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Riņņukalns Settlement and Sacrificial Stone (Riņņukalna apmetne un Upurakmens)

Other references to the location
At the Salaca River effluent from the Burtnieki Lake (on the left bank)
lat=57.7933333333, lon=25.1536111111
57° 47' 35" N, 25° 9' 12" E

State archaeological heritage (State Inspection for Heritage Protection, No 2511). An ancient cult site and one of the first discovered settlements of the Stone Age that has been scientifically studied since the 19th century. In the settlement site plenty of remains of food of the ancient people have been found — fishbones, shells, also various artefacts. The Sacrificial Stone has two bowl-type hollows (35 x 30 x 2 cm and 32 x 30 x 2 cm}. The distance between the bowls is — 6.5 cm, distance between the bowl centres — 45 cm. Some scholars believe that the stone was used more for household needs – polishing, sharpening (V. Avotiņš, I. Lukss. From Burtnieki to the Sea (No Burtniekiem līdz jūrai). 1999). In the excavations many bone tools, harpoons, fishing hooks, awls, daggers, etc. were found. The stone is situated in the canes of the Salaca River bank, 4 m north of the bush that is between the river and Riņņi Hill, 15 m north of the Riņņukalns Settlement, in summer — 1 m south of the water, in a swampy place, in the canes. During high water period, it is completely under the water or mud. A very rarely found type of hollow stones (Only 3 such objects in Latvia). The Riņņukalns Hollow Stone is the earliest known. Research proves that Riņņukalns has been inhabited already since the 2nd millennium BC. (J. Graudonis, J. Urtāns. Traces of Antiquity (Senatnes pēdās). 1961). Nearby: Vecate, Vecate Park, Salaca's rise, Tūtere Oak Site.


Beyond any doubt, the hollows had been artificially made by humans. It is possible that on its surface it was attempted to carve a third hollow; in any case, there is a spot where the surface looks polished. It was described by K. G. Zīverss (1875), P. Helmings (1875), K. Grenviks (1876) and others. The first reports by scholars about the Riņņukalns are dating back to 1896, at the 10th Congress of Archaeologists in Riga (W. F. Hacker) (Archive of the Scientific Council on Museum and Cultural Heritage, inventory No 15050 I). In former times there used to be a gently sloping delve that had become a hill filling up with cultural layer, consisting mainly of shell remains (Archive of the Scientific Council on Museum and Cultural Heritage, inventory No 29490 7314 -6). It is also called the bowl stone and is rather a rarity (A. Grīnbergs. The Unique Riņņukalns Hollow Stone has not disappeared! (Unikālais Riņņukalna dobumakmens nav pazudis!) – Vides vēstis, 07.2008.)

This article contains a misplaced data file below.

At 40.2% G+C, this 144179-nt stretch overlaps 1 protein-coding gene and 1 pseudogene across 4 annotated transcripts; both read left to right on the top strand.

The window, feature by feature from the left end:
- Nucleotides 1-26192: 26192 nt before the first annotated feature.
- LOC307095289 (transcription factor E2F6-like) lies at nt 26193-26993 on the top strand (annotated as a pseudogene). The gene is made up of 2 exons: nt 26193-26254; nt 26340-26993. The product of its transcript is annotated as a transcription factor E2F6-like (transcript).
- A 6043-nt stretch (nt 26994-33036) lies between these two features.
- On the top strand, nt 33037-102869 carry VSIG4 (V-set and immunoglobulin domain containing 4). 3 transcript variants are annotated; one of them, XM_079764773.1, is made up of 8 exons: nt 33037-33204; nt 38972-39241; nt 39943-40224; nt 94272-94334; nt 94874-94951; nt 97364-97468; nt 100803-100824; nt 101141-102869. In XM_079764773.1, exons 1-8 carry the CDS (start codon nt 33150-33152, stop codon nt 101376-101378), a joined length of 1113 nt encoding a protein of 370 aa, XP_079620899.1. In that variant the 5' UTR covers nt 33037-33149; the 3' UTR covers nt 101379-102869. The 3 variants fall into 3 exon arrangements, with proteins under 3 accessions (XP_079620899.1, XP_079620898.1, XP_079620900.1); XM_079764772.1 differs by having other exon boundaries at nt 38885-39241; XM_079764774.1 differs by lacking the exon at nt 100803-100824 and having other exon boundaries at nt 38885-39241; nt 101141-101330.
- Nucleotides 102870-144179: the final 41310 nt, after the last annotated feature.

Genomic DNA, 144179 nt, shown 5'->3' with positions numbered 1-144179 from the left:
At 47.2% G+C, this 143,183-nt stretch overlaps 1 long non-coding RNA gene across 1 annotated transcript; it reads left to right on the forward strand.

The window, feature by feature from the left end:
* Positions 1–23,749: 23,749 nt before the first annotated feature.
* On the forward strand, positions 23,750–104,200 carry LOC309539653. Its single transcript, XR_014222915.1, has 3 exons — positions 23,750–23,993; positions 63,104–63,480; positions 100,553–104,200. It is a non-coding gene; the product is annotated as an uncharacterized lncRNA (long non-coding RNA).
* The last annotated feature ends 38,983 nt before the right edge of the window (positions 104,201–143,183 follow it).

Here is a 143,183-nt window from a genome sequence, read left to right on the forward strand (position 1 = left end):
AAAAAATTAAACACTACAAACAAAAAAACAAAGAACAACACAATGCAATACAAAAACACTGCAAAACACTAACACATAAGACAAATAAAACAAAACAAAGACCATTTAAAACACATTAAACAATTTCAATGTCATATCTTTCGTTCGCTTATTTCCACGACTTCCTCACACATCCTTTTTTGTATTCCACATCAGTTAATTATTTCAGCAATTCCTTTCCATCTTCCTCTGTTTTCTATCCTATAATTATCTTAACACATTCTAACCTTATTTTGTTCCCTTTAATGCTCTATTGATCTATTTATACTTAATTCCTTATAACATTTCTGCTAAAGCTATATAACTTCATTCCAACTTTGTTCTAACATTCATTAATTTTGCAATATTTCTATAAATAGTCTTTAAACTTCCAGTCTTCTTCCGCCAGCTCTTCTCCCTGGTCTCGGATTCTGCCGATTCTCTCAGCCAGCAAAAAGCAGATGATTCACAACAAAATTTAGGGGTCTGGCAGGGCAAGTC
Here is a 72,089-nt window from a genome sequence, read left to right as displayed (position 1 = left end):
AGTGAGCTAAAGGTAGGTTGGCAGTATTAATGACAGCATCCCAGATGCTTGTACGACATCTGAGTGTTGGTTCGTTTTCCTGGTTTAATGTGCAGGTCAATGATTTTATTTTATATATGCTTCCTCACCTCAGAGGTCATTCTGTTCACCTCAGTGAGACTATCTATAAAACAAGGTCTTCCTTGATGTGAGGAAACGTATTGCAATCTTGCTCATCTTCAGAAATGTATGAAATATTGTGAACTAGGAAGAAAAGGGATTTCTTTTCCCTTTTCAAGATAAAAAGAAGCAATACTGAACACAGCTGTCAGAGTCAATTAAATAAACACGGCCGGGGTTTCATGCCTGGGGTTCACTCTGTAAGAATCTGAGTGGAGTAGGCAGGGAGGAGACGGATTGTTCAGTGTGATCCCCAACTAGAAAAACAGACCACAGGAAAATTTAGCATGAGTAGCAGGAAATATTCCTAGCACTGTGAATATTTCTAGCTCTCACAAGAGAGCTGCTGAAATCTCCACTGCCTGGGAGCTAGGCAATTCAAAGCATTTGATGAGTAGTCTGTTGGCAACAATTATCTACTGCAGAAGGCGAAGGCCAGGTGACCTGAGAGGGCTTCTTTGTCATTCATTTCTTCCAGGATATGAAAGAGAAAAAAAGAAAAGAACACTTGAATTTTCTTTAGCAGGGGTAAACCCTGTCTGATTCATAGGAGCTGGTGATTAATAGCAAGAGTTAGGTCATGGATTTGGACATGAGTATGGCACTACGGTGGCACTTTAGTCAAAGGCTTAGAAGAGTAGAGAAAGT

It is a unique site in terms of content; visual attractiveness is relative if only there were a good interpretation. The stone can be invisible the largest part of the year.
Accessing the object is rather difficult, one has to cross meadows for ~1 km (partially overgrown), cross ditches. No indication signs. The stone can be invisible (under the mud or water). It can be visited free of charge.
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